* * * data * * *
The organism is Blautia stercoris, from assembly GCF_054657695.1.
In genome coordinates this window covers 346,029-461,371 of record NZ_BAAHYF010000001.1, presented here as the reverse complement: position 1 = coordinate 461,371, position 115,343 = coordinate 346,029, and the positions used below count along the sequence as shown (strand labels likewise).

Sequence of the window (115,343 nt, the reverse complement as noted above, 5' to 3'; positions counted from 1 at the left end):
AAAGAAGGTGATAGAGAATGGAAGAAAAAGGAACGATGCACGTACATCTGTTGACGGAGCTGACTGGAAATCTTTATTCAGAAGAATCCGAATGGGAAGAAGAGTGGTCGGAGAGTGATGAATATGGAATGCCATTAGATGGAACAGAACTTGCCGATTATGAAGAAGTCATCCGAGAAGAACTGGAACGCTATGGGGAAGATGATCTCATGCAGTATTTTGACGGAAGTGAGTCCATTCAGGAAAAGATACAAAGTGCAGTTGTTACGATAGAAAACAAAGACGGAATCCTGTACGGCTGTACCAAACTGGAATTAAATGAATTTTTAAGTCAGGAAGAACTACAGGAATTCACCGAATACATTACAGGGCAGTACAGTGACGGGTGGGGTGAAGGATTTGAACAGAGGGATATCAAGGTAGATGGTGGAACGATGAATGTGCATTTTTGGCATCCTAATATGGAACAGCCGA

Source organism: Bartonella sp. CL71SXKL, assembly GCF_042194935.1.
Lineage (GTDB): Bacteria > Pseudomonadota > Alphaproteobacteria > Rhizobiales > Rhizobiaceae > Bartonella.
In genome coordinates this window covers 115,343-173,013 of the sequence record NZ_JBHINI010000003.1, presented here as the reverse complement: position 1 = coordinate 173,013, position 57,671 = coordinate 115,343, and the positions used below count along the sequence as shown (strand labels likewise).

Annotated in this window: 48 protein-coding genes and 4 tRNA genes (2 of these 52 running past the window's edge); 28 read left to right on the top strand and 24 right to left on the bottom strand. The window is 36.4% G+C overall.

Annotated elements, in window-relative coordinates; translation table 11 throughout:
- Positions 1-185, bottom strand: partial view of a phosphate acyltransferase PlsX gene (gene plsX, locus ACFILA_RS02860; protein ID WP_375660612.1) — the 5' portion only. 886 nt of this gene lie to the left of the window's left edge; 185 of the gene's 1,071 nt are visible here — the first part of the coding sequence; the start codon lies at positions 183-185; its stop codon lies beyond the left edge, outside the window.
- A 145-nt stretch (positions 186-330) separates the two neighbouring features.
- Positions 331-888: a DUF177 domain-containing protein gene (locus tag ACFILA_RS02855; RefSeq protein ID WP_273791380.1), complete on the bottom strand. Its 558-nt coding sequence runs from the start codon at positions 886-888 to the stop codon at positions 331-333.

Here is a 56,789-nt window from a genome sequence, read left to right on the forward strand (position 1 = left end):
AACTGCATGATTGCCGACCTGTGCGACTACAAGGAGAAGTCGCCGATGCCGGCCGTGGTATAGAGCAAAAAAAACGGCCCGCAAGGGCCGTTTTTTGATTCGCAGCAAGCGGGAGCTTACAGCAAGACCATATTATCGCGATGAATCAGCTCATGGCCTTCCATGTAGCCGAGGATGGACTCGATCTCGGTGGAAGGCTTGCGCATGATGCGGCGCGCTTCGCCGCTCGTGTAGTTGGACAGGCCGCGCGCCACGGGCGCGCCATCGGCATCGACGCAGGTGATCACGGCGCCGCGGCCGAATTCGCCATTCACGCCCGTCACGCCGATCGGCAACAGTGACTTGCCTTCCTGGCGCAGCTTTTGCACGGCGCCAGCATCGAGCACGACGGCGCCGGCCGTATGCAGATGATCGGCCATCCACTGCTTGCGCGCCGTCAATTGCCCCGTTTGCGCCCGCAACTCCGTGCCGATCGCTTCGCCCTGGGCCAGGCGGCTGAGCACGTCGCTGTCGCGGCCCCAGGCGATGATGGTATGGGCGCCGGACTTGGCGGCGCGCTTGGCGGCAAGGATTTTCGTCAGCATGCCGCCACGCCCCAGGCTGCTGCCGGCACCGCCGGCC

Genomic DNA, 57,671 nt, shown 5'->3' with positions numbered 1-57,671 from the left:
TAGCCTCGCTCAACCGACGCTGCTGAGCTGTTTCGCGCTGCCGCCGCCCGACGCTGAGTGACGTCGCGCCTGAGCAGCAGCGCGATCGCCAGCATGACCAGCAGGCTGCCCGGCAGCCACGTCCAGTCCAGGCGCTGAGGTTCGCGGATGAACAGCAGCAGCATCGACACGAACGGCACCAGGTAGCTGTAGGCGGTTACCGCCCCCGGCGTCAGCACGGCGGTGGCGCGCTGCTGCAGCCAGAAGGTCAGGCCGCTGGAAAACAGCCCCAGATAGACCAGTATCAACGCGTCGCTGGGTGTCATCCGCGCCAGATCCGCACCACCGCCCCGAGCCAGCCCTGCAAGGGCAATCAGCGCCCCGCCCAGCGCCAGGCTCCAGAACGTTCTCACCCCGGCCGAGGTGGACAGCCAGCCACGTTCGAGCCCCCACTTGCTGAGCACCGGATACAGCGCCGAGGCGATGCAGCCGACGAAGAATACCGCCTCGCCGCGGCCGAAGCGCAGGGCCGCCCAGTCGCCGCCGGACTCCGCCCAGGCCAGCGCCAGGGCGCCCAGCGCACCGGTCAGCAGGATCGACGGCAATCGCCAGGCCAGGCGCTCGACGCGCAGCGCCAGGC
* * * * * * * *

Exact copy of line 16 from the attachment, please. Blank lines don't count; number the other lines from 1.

TAGCCTCGCTCAACCGACGCTGCTGAGCTGTTTCGCGCTGCCGCCGCCCGACGCTGAGTGACGTCGCGCCTGAGCAGCAGCGCGATCGCCAGCATGACCAGCAGGCTGCCCGGCAGCCACGTCCAGTCCAGGCGCTGAGGTTCGCGGATGAACAGCAGCAGCATCGACACGAACGGCACCAGGTAGCTGTAGGCGGTTACCGCCCCCGGCGTCAGCACGGCGGTGGCGCGCTGCTGCAGCCAGAAGGTCAGGCCGCTGGAAAACAGCCCCAGATAGACCAGTATCAACGCGTCGCTGGGTGTCATCCGCGCCAGATCCGCACCACCGCCCCGAGCCAGCCCTGCAAGGGCAATCAGCGCCCCGCCCAGCGCCAGGCTCCAGAACGTTCTCACCCCGGCCGAGGTGGACAGCCAGCCACGTTCGAGCCCCCACTTGCTGAGCACCGGATACAGCGCCGAGGCGATGCAGCCGACGAAGAATACCGCCTCGCCGCGGCCGAAGCGCAGGGCCGCCCAGTCGCCGCCGGACTCCGCCCAGGCCAGCGCCAGGGCGCCCAGCGCACCGGTCAGCAGGATCGACGGCAATCGCCAGGCCAGGCGCTCGACGCGCAGCGCCAGGC